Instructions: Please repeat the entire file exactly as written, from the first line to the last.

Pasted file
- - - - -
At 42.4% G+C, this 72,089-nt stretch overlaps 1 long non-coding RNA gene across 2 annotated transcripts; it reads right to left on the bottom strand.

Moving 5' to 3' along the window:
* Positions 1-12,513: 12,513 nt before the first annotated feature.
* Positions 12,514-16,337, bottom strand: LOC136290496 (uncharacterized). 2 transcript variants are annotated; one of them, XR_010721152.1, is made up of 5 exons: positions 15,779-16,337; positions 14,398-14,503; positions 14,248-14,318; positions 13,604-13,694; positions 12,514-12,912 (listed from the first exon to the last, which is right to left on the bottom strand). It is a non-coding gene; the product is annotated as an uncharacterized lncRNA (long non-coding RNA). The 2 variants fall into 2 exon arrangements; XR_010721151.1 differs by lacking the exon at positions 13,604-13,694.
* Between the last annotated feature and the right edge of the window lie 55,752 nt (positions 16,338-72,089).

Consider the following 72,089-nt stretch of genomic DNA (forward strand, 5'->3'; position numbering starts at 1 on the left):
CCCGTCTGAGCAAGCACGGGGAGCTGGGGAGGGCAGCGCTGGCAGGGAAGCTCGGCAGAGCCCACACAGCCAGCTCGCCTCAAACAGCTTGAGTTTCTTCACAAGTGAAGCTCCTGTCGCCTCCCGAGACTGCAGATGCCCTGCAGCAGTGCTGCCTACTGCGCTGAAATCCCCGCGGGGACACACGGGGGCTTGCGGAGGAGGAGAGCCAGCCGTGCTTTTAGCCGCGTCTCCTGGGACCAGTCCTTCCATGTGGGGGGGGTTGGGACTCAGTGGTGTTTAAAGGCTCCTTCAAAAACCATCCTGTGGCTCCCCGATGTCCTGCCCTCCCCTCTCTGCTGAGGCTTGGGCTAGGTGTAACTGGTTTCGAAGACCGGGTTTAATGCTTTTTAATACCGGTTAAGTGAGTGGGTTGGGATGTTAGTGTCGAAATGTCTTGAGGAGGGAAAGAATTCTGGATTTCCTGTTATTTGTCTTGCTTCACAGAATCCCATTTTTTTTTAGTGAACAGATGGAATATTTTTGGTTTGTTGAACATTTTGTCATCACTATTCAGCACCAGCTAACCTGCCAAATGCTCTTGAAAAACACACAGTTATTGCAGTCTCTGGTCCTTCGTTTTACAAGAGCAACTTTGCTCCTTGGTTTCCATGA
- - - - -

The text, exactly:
At 42.4% G+C, this 72,089-nt stretch overlaps 1 long non-coding RNA gene across 2 annotated transcripts; it reads right to left on the bottom strand.

Moving 5' to 3' along the window:
* Positions 1-12,513: 12,513 nt before the first annotated feature.
* Positions 12,514-16,337, bottom strand: LOC136290496 (uncharacterized). 2 transcript variants are annotated; one of them, XR_010721152.1, is made up of 5 exons: positions 15,779-16,337; positions 14,398-14,503; positions 14,248-14,318; positions 13,604-13,694; positions 12,514-12,912 (listed from the first exon to the last, which is right to left on the bottom strand). It is a non-coding gene; the product is annotated as an uncharacterized lncRNA (long non-coding RNA). The 2 variants fall into 2 exon arrangements; XR_010721151.1 differs by lacking the exon at positions 13,604-13,694.
* Between the last annotated feature and the right edge of the window lie 55,752 nt (positions 16,338-72,089).

Consider the following 72,089-nt stretch of genomic DNA (forward strand, 5'->3'; position numbering starts at 1 on the left):
CCCGTCTGAGCAAGCACGGGGAGCTGGGGAGGGCAGCGCTGGCAGGGAAGCTCGGCAGAGCCCACACAGCCAGCTCGCCTCAAACAGCTTGAGTTTCTTCACAAGTGAAGCTCCTGTCGCCTCCCGAGACTGCAGATGCCCTGCAGCAGTGCTGCCTACTGCGCTGAAATCCCCGCGGGGACACACGGGGGCTTGCGGAGGAGGAGAGCCAGCCGTGCTTTTAGCCGCGTCTCCTGGGACCAGTCCTTCCATGTGGGGGGGGTTGGGACTCAGTGGTGTTTAAAGGCTCCTTCAAAAACCATCCTGTGGCTCCCCGATGTCCTGCCCTCCCCTCTCTGCTGAGGCTTGGGCTAGGTGTAACTGGTTTCGAAGACCGGGTTTAATGCTTTTTAATACCGGTTAAGTGAGTGGGTTGGGATGTTAGTGTCGAAATGTCTTGAGGAGGGAAAGAATTCTGGATTTCCTGTTATTTGTCTTGCTTCACAGAATCCCATTTTTTTTTAGTGAACAGATGGAATATTTTTGGTTTGTTGAACATTTTGTCATCACTATTCAGCACCAGCTAACCTGCCAAATGCTCTTGAAAAACACACAGTTATTGCAGTCTCTGGTCCTTCGTTTTACAAGAGCAACTTTGCTCCTTGGTTTCCATGA